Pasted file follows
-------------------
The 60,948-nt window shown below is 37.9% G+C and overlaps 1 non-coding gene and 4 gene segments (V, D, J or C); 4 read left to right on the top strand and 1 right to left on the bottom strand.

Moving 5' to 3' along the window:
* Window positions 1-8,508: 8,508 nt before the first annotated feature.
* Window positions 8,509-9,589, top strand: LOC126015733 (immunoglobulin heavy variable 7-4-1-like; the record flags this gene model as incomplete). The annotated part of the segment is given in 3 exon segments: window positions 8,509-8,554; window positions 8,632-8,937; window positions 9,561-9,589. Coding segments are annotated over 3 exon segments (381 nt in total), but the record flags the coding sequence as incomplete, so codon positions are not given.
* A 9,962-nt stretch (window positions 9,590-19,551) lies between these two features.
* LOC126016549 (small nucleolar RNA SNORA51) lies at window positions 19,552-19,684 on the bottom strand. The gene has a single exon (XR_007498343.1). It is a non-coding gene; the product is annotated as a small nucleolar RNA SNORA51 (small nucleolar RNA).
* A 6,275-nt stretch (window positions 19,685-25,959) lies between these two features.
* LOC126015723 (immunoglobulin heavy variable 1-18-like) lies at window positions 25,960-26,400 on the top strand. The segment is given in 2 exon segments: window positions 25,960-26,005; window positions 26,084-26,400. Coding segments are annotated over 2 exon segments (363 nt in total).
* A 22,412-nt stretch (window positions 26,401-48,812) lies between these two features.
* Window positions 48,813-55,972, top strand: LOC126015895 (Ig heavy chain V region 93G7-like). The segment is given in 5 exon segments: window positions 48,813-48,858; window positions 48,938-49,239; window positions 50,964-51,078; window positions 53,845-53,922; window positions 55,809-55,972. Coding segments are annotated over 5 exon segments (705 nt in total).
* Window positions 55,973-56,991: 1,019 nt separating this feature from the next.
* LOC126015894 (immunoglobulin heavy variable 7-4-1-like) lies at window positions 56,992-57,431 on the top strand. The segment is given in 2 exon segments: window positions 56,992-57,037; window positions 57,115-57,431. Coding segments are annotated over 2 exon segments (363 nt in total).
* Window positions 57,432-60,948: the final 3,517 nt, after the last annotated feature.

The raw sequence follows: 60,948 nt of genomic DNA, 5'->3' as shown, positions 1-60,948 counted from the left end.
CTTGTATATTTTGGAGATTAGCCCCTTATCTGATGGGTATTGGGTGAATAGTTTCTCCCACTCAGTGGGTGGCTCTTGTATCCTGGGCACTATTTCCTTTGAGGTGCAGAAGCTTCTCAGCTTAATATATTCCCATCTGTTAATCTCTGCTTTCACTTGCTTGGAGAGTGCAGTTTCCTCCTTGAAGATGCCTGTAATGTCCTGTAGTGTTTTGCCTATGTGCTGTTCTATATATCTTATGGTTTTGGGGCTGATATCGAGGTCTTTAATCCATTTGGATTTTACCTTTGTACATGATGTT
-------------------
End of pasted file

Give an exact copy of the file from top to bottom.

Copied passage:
The 60,948-nt window shown below is 37.9% G+C and overlaps 1 non-coding gene and 4 gene segments (V, D, J or C); 4 read left to right on the top strand and 1 right to left on the bottom strand.

Moving 5' to 3' along the window:
* Window positions 1-8,508: 8,508 nt before the first annotated feature.
* Window positions 8,509-9,589, top strand: LOC126015733 (immunoglobulin heavy variable 7-4-1-like; the record flags this gene model as incomplete). The annotated part of the segment is given in 3 exon segments: window positions 8,509-8,554; window positions 8,632-8,937; window positions 9,561-9,589. Coding segments are annotated over 3 exon segments (381 nt in total), but the record flags the coding sequence as incomplete, so codon positions are not given.
* A 9,962-nt stretch (window positions 9,590-19,551) lies between these two features.
* LOC126016549 (small nucleolar RNA SNORA51) lies at window positions 19,552-19,684 on the bottom strand. The gene has a single exon (XR_007498343.1). It is a non-coding gene; the product is annotated as a small nucleolar RNA SNORA51 (small nucleolar RNA).
* A 6,275-nt stretch (window positions 19,685-25,959) lies between these two features.
* LOC126015723 (immunoglobulin heavy variable 1-18-like) lies at window positions 25,960-26,400 on the top strand. The segment is given in 2 exon segments: window positions 25,960-26,005; window positions 26,084-26,400. Coding segments are annotated over 2 exon segments (363 nt in total).
* A 22,412-nt stretch (window positions 26,401-48,812) lies between these two features.
* Window positions 48,813-55,972, top strand: LOC126015895 (Ig heavy chain V region 93G7-like). The segment is given in 5 exon segments: window positions 48,813-48,858; window positions 48,938-49,239; window positions 50,964-51,078; window positions 53,845-53,922; window positions 55,809-55,972. Coding segments are annotated over 5 exon segments (705 nt in total).
* Window positions 55,973-56,991: 1,019 nt separating this feature from the next.
* LOC126015894 (immunoglobulin heavy variable 7-4-1-like) lies at window positions 56,992-57,431 on the top strand. The segment is given in 2 exon segments: window positions 56,992-57,037; window positions 57,115-57,431. Coding segments are annotated over 2 exon segments (363 nt in total).
* Window positions 57,432-60,948: the final 3,517 nt, after the last annotated feature.

The raw sequence follows: 60,948 nt of genomic DNA, 5'->3' as shown, positions 1-60,948 counted from the left end.
CTTGTATATTTTGGAGATTAGCCCCTTATCTGATGGGTATTGGGTGAATAGTTTCTCCCACTCAGTGGGTGGCTCTTGTATCCTGGGCACTATTTCCTTTGAGGTGCAGAAGCTTCTCAGCTTAATATATTCCCATCTGTTAATCTCTGCTTTCACTTGCTTGGAGAGTGCAGTTTCCTCCTTGAAGATGCCTGTAATGTCCTGTAGTGTTTTGCCTATGTGCTGTTCTATATATCTTATGGTTTTGGGGCTGATATCGAGGTCTTTAATCCATTTGGATTTTACCTTTGTACATGATGTT